April 23, 2022
NATO faces a historic opportunity to defeat the last imperial power threatening European security. A strategic victory over a revanchist Russia can be achieved even without direct military confrontation. In addition to supplying Ukraine with all the necessary weapons to reclaim its occupied territories, NATO has several options to weaken Russia’s overstretched multi-regional capabilities.
Russia’s armed forces simply do not have the domestic manpower or functional weaponry to defend its entire western and southern flanks. From the Arctic to the Caspian, a sustained diplomatic, economic, and security campaign led by Washington will severely undermine Russia’s resources, divert its attention from Ukraine, and enable Ukrainian forces to defeat Moscow’s enfeebled military.
Along the Arctic and North European fronts, Finland and Sweden need the fastest possible track toward NATO entry. Both Helsinki and Stockholm have overwhelming public support for NATO membership, and Finland, in particular, has significant military capabilities, a border of over 800 miles with Russia, and direct experience in resisting and defeating Russia’s aggression.
All along the eastern front, from Estonia to Bulgaria, NATO needs to organize more frequent military exercises to help synchronize allied defenses, provide more sophisticated weaponry, and ensure a more robust and permanent international troop presence close to Russia’s frontiers. This would send a powerful signal that an attack on any NATO member would result in a multinational response on various parts of Russian territory that would stretch and destroy its military.
The vulnerable state of Moldova needs political and military assistance to protect itself from a Moscow-engineered conflict. The Kremlin has been threatening to open another military front from the separatist entity of Transnistria against Ukraine. NATO must signal that any such attempt will result in Moldova being afforded every means to retake its occupied territories.
Along the Balkan front, Bosnia-Herzegovina, which has been targeted by Moscow to destabilize the region through a partition, should be placed on a fast track for NATO membership. Simultaneously, Kosovo must be assisted to qualify for NATO entry. This would undercut attempts by the pro-Kremlin government in Serbia to generate conflicts in order to deflect attention from Moscow’s expansionist war in Ukraine.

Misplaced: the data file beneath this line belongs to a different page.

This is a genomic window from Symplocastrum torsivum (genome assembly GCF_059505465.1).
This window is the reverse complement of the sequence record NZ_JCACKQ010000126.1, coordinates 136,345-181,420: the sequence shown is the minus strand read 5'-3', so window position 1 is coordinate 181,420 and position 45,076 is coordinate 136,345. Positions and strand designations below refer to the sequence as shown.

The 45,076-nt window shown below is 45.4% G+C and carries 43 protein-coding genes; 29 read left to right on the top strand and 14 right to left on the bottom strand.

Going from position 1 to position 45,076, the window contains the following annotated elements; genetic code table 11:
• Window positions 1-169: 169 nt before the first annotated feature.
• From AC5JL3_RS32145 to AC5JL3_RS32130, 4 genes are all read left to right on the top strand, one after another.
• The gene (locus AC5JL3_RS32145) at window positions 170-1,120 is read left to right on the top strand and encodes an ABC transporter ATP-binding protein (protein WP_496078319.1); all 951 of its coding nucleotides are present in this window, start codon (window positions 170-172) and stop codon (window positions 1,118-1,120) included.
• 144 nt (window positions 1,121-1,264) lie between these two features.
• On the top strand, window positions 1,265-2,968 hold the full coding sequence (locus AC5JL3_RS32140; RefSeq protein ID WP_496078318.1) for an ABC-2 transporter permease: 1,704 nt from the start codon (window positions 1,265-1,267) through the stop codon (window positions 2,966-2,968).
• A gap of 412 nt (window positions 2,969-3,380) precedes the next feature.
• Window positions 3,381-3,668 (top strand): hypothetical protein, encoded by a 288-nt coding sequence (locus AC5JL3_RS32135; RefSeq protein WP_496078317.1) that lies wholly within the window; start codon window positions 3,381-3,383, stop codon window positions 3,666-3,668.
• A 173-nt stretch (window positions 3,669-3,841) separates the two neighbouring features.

Along the Caucasus front, NATO troops need to be dispatched to Georgia to help protect vital energy pipelines between the Caspian Basin and Europe from potential Russian attacks. Georgia itself needs to be brought swiftly into NATO, having met all requirements for membership. Such moves would increase pressure on Georgia’s occupied territories of South Ossetia and Abkhazia, from where Moscow has been withdrawing troops to fight in Ukraine. At the same time, a North
Caucasus front can be opened by directly assisting free Chechens and other national units fighting for Ukraine and against Russia. This will increase fear in the Kremlin over the growth of armed independence movements within the Russian Federation itself.
The Russian regime must also be strangled with economic sanctions that precipitate elite power struggles, public revolts, and regional separatism. Sanctions should not be eased or lifted until at least four conditions are met: the withdrawal of all Russian troops and proxy structures from Ukraine, including Crimea; the payment of war reparations, including all Russian state assets frozen in Western banks, to rebuild Ukraine’s devastated infrastructure; the resignation or ouster of Russian President Vladimir Putin’s regime; and the surrender to an international tribunal of all officials charged with war crimes and potential genocide. Without such conditions, the West would simply allow Putin to restore the economy, rebuild the military, and launch another offensive.
Janusz Bugajski is a senior fellow at the Jamestown Foundation in Washington, DC. He is the co-author of Eurasian Disunion: Russia’s Vulnerable Flanks with Margarita Assenova. His new book, Failed State: A Guide to Russia’s Rupture, will be published in May.